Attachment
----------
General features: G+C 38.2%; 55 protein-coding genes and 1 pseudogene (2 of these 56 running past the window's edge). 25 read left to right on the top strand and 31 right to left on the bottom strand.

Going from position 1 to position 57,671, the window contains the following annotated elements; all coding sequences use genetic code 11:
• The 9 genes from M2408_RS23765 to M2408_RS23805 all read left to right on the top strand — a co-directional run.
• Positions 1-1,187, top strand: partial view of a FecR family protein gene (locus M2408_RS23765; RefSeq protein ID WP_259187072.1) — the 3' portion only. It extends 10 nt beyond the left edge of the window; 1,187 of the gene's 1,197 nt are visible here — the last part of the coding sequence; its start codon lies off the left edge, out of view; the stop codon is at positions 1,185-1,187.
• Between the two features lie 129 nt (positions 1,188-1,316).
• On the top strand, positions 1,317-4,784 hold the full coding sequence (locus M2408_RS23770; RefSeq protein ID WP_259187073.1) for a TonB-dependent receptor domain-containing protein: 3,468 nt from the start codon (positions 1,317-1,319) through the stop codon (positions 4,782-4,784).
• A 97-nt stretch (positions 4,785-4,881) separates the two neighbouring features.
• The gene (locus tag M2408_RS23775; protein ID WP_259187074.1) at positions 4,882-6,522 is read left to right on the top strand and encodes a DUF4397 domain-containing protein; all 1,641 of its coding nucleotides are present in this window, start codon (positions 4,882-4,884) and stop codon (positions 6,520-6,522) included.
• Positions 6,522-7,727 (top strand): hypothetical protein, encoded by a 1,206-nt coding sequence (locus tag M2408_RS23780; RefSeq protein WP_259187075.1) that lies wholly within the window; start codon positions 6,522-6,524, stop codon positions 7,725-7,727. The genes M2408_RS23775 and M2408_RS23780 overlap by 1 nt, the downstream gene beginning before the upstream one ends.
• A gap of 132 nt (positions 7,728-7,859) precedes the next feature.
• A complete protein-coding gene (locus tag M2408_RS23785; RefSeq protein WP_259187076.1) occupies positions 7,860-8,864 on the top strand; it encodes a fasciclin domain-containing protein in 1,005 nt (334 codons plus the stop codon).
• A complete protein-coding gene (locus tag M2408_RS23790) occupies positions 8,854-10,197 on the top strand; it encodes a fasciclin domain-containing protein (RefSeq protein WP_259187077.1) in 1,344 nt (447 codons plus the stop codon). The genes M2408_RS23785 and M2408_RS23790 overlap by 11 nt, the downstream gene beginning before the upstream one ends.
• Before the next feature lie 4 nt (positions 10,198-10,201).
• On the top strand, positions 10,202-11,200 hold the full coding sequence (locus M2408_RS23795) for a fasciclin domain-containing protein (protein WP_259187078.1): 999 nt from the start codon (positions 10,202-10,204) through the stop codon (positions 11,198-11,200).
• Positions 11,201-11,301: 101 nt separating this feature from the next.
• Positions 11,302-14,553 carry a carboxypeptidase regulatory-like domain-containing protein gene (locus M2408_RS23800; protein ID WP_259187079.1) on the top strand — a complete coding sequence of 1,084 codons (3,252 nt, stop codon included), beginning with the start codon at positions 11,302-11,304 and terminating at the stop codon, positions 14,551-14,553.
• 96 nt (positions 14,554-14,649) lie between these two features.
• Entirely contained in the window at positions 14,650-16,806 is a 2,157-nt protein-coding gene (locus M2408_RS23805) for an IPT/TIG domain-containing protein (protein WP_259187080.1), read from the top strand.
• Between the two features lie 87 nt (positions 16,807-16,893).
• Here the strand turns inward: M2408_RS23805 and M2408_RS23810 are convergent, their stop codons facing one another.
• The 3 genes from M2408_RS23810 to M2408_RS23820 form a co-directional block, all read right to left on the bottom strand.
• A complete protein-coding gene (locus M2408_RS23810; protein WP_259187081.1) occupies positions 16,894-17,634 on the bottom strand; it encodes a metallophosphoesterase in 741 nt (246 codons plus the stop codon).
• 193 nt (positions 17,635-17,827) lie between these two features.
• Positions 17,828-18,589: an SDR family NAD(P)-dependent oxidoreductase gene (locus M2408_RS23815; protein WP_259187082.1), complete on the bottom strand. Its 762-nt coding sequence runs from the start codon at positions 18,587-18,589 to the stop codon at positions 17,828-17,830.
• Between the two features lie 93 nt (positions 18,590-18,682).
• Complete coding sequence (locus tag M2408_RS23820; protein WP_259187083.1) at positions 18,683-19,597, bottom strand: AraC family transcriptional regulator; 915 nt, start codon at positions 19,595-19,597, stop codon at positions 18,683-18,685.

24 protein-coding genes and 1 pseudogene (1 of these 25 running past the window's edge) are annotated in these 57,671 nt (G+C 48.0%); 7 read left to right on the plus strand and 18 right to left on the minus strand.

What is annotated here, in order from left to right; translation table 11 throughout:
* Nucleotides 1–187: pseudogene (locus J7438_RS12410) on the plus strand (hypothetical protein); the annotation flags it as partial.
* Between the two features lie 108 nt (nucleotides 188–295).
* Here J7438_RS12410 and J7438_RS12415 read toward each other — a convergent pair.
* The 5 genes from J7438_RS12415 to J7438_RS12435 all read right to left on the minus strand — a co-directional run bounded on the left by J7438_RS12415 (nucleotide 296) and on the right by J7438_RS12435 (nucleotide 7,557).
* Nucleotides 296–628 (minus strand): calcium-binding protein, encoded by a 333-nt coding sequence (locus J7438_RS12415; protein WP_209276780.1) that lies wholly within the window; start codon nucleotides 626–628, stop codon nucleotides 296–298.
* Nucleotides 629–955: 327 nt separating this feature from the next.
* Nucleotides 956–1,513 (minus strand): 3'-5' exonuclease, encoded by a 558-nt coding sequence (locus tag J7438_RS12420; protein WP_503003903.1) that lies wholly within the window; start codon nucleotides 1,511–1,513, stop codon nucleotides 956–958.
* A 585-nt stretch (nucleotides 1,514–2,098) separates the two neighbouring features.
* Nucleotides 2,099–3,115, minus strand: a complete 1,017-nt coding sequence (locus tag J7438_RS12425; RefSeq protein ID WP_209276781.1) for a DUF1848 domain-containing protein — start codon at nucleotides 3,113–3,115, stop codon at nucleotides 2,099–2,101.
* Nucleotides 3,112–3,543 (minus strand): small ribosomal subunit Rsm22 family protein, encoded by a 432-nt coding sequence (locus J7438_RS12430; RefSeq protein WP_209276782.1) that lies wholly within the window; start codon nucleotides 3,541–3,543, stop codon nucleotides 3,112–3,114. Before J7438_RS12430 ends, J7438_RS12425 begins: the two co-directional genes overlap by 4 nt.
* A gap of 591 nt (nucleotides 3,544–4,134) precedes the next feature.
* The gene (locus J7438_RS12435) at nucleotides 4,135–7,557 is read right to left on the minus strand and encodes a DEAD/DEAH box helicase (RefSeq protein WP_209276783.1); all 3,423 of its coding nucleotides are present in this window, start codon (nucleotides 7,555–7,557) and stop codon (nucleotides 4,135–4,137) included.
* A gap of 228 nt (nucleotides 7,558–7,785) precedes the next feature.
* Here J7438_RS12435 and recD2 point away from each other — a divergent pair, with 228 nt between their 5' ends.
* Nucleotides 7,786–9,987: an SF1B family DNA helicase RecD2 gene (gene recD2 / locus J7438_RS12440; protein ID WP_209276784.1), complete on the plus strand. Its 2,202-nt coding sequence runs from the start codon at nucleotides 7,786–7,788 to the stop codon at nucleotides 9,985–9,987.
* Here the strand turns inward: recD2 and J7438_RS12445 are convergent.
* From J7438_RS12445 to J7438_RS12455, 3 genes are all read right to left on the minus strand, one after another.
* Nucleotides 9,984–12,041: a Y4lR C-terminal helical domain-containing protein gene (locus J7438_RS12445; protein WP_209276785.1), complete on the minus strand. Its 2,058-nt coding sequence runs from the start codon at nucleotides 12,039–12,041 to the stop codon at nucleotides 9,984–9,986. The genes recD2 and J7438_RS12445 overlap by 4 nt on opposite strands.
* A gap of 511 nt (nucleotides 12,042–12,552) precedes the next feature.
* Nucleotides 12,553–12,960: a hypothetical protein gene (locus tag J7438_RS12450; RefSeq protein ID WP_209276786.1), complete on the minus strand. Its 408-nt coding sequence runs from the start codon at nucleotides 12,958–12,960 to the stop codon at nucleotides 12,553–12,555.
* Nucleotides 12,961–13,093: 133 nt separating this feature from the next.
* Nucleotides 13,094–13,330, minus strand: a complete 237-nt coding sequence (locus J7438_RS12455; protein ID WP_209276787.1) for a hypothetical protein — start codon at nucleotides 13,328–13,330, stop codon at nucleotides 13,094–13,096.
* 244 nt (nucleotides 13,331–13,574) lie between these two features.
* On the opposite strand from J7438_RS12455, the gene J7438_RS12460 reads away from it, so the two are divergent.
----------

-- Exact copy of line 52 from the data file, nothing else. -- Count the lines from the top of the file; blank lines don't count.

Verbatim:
* On the opposite strand from J7438_RS12455, the gene J7438_RS12460 reads away from it, so the two are divergent.